New UV Camera Suited to Drone-Mounted Inspection

MX081 drone-mountable ultraviolet (UV) camera modules by XIMEA capture UV radiation, utilizing Sony's IMX487 sensor to deliver sharp, detailed images with precise pixel-level clarity By Sarah Simpson / 23 Apr 2024
New Drone-Mounted UV Cameras
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Developers of scientific and industrial cameras, XIMEA has expanded its range of ultraviolet (UV) cameras with the MX081 range. 

As part of XIMEA’s xiLAB initiative, the MX081 model features Sony’s IMX487 sensor, renowned for its superior image quality, low noise, and high sensitivity.

Leveraging Sony’s advanced sensor technology, the UV camera delivers exceptional performance and reliability, ensuring consistent results in demanding environments.

Suited to being mounted on environmental inspection and industrial drones, the MX081 range measures just 26 x 26 millimeters. The compact and lightweight design makes it versatile and easy to integrate into a wide range of unmanned systems and applications.


  • 8.1 Mpix
  • 2856 x 2848 pixels
  • 2.74 μm pixel size
  • 2/3”
  • Sony IMX487 sensor
  • PCIe or USB3

With a spectral range extending from 200 to 400 nm, the MX081 camera captures UV radiation with advanced sensitivity and accuracy. This specific wavelength range allows for the detection of subtle variations in UV reflectance and fluorescence, enabling enhanced analysis and visualization of target materials and substances.

The camera delivers sharp, detailed images with precise pixel-level clarity. With a frame rate of 59 frames per second (FPS), the MX081 camera enables smooth, real-time imaging of dynamic scenes and fast-moving objects. This high frame rate is ideal for applications requiring rapid image capture, such as machine vision, motion analysis, and quality control in manufacturing processes.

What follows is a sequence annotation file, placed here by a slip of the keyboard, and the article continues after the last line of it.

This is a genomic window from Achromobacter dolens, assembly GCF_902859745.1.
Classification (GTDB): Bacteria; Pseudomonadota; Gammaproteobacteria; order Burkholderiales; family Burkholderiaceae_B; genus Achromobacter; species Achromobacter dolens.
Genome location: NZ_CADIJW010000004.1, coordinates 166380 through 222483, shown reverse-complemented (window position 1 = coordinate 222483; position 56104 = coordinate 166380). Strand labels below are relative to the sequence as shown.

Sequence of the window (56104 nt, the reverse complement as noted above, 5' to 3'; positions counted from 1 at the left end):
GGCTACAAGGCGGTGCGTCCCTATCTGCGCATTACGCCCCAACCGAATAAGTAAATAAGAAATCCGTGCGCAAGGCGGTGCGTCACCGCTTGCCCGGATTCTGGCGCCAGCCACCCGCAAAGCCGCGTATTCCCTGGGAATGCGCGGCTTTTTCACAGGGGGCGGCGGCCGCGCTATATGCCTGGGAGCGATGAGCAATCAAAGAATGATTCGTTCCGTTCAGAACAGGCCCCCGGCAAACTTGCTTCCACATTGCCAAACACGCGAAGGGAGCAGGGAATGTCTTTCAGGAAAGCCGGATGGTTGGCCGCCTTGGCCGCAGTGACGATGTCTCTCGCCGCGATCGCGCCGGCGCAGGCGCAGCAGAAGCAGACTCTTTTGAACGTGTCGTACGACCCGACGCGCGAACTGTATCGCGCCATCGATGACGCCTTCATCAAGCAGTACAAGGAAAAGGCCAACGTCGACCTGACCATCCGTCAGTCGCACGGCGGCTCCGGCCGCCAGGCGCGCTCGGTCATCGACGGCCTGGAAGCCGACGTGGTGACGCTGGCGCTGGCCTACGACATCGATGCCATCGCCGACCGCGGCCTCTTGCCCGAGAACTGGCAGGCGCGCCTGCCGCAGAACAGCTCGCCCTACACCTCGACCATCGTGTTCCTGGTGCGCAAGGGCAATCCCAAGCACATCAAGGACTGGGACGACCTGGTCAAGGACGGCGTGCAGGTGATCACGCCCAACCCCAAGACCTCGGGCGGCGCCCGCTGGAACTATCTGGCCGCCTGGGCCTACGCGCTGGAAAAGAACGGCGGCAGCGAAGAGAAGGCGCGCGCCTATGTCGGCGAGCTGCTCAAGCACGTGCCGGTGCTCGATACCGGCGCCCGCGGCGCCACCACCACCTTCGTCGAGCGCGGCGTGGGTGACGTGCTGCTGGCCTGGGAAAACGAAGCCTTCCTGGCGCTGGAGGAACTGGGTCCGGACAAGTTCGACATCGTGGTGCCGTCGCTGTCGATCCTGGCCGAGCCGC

Why UV Cameras?

XIMEA assert that within the field of modern technology, cameras have progressed from mere devices capturing visible light to sophisticated tools divulging concealed facets of the electromagnetic spectrum. One of the innovations is the UV camera, which delves beyond human visual perception and unlocks a host of information that was previously unattainable.

Operating through various wavelength ranges like UVA (315-400 nm), UVB (280-315 nm), and UVC (100-280 nm), UV cameras can be beneficial in the following unmanned applications:

Inspection Drones – UV Wavelengths Required: 200-400 nm (UVC, UVB, UVA)
– Detecting cracks, defects, and contaminants in materials such as metals, glass, and plastics

Environmental Monitoring – UV Wavelengths Required: 300-400 nm (UVA)
– Monitoring air and water quality by detecting pollutants and contaminants that fluoresce
– Studying plant health, stress responses, and ecosystem dynamics

Agritech – UV Wavelengths Required: 300-400 nm (UVA)
– Attracting insects and pests that are sensitive to UV light, aiding in their identification and control
– Monitoring and studying insect behavior, population dynamics, and disease transmission

UV cameras function by capturing the UV light that objects reflect or emit. They employ specialized sensors or filters detecting and recording UV wavelengths. Unlike traditional cameras relying on visible light, UV cameras integrate components designed to prevent contamination from visible and infrared light sources, ensuring that captured images are primarily influenced by UV radiation.

Posted by Sarah Simpson Specialising in digital copy Sarah is an experienced copywriter and researcher. Working with Unmanned Systems Technology Sarah has developed a passion for sourcing unique digital content and a talent for writing about the latest technical innovations in the unmanned sector. Connect & Contact